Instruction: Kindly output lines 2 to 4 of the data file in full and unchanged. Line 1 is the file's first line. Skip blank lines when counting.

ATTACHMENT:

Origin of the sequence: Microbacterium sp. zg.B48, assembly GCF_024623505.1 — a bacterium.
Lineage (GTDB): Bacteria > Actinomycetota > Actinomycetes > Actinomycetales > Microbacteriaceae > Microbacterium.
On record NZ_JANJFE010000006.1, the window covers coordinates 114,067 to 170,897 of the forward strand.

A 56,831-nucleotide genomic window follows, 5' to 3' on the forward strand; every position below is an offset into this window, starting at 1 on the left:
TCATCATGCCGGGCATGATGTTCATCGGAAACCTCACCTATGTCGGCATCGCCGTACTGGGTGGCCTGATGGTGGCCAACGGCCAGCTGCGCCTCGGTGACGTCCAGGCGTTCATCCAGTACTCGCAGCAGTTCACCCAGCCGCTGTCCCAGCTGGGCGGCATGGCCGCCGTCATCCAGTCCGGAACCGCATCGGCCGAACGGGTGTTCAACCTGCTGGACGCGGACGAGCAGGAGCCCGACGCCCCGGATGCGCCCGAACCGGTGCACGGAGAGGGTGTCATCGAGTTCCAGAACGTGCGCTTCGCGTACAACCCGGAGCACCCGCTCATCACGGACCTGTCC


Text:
Lineage (GTDB): Bacteria > Actinomycetota > Actinomycetes > Actinomycetales > Microbacteriaceae > Microbacterium.
On record NZ_JANJFE010000006.1, the window covers coordinates 114,067 to 170,897 of the forward strand.

A 56,831-nucleotide genomic window follows, 5' to 3' on the forward strand; every position below is an offset into this window, starting at 1 on the left: